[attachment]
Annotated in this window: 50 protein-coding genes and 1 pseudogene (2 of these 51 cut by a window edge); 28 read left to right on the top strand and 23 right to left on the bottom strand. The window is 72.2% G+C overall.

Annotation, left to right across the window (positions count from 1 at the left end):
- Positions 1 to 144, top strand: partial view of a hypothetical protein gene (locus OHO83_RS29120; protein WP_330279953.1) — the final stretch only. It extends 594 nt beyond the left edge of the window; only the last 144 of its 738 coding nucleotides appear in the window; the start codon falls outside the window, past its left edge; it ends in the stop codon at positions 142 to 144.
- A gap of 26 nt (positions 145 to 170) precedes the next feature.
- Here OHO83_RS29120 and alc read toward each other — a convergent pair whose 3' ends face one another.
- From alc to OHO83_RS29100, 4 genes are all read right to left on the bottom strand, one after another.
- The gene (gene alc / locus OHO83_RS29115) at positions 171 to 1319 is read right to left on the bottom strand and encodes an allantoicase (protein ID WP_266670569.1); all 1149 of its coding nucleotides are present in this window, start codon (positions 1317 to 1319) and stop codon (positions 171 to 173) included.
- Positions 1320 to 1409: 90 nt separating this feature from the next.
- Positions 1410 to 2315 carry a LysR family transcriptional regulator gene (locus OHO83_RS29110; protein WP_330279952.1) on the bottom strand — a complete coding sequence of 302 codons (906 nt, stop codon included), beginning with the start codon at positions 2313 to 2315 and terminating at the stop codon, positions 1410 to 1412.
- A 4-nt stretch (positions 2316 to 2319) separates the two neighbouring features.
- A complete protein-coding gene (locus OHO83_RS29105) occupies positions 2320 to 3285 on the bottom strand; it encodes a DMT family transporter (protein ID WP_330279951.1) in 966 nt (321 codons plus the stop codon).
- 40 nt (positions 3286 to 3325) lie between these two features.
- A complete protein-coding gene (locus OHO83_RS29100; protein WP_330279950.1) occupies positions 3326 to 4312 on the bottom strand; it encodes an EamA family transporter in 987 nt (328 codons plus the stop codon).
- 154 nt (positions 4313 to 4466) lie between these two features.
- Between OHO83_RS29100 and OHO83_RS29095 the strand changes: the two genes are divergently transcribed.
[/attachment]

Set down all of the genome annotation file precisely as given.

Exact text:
Annotated in this window: 50 protein-coding genes and 1 pseudogene (2 of these 51 cut by a window edge); 28 read left to right on the top strand and 23 right to left on the bottom strand. The window is 72.2% G+C overall.

Annotation, left to right across the window (positions count from 1 at the left end):
- Positions 1 to 144, top strand: partial view of a hypothetical protein gene (locus OHO83_RS29120; protein WP_330279953.1) — the final stretch only. It extends 594 nt beyond the left edge of the window; only the last 144 of its 738 coding nucleotides appear in the window; the start codon falls outside the window, past its left edge; it ends in the stop codon at positions 142 to 144.
- A gap of 26 nt (positions 145 to 170) precedes the next feature.
- Here OHO83_RS29120 and alc read toward each other — a convergent pair whose 3' ends face one another.
- From alc to OHO83_RS29100, 4 genes are all read right to left on the bottom strand, one after another.
- The gene (gene alc / locus OHO83_RS29115) at positions 171 to 1319 is read right to left on the bottom strand and encodes an allantoicase (protein ID WP_266670569.1); all 1149 of its coding nucleotides are present in this window, start codon (positions 1317 to 1319) and stop codon (positions 171 to 173) included.
- Positions 1320 to 1409: 90 nt separating this feature from the next.
- Positions 1410 to 2315 carry a LysR family transcriptional regulator gene (locus OHO83_RS29110; protein WP_330279952.1) on the bottom strand — a complete coding sequence of 302 codons (906 nt, stop codon included), beginning with the start codon at positions 2313 to 2315 and terminating at the stop codon, positions 1410 to 1412.
- A 4-nt stretch (positions 2316 to 2319) separates the two neighbouring features.
- A complete protein-coding gene (locus OHO83_RS29105) occupies positions 2320 to 3285 on the bottom strand; it encodes a DMT family transporter (protein ID WP_330279951.1) in 966 nt (321 codons plus the stop codon).
- 40 nt (positions 3286 to 3325) lie between these two features.
- A complete protein-coding gene (locus OHO83_RS29100; protein WP_330279950.1) occupies positions 3326 to 4312 on the bottom strand; it encodes an EamA family transporter in 987 nt (328 codons plus the stop codon).
- 154 nt (positions 4313 to 4466) lie between these two features.
- Between OHO83_RS29100 and OHO83_RS29095 the strand changes: the two genes are divergently transcribed.